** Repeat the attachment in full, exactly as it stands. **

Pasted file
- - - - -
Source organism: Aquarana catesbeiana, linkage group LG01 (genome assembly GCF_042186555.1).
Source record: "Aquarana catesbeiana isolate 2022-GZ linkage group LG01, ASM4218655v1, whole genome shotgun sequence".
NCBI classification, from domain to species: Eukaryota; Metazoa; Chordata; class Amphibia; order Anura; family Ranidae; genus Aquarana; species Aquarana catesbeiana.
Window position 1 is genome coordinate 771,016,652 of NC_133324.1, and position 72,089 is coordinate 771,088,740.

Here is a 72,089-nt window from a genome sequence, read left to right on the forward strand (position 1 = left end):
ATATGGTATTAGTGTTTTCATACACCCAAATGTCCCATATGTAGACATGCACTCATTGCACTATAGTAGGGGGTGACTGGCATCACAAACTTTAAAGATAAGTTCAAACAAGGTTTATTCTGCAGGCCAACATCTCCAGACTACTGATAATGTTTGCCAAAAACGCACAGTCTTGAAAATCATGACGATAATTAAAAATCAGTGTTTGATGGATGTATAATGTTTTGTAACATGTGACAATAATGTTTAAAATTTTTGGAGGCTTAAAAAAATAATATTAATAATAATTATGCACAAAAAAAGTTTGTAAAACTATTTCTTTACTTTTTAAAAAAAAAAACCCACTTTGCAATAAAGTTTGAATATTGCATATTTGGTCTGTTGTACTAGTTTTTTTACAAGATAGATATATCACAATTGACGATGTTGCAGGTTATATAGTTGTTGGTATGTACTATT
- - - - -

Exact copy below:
Source organism: Aquarana catesbeiana, linkage group LG01 (genome assembly GCF_042186555.1).
Source record: "Aquarana catesbeiana isolate 2022-GZ linkage group LG01, ASM4218655v1, whole genome shotgun sequence".
NCBI classification, from domain to species: Eukaryota; Metazoa; Chordata; class Amphibia; order Anura; family Ranidae; genus Aquarana; species Aquarana catesbeiana.
Window position 1 is genome coordinate 771,016,652 of NC_133324.1, and position 72,089 is coordinate 771,088,740.

Here is a 72,089-nt window from a genome sequence, read left to right on the forward strand (position 1 = left end):
ATATGGTATTAGTGTTTTCATACACCCAAATGTCCCATATGTAGACATGCACTCATTGCACTATAGTAGGGGGTGACTGGCATCACAAACTTTAAAGATAAGTTCAAACAAGGTTTATTCTGCAGGCCAACATCTCCAGACTACTGATAATGTTTGCCAAAAACGCACAGTCTTGAAAATCATGACGATAATTAAAAATCAGTGTTTGATGGATGTATAATGTTTTGTAACATGTGACAATAATGTTTAAAATTTTTGGAGGCTTAAAAAAATAATATTAATAATAATTATGCACAAAAAAAGTTTGTAAAACTATTTCTTTACTTTTTAAAAAAAAAAACCCACTTTGCAATAAAGTTTGAATATTGCATATTTGGTCTGTTGTACTAGTTTTTTTACAAGATAGATATATCACAATTGACGATGTTGCAGGTTATATAGTTGTTGGTATGTACTATT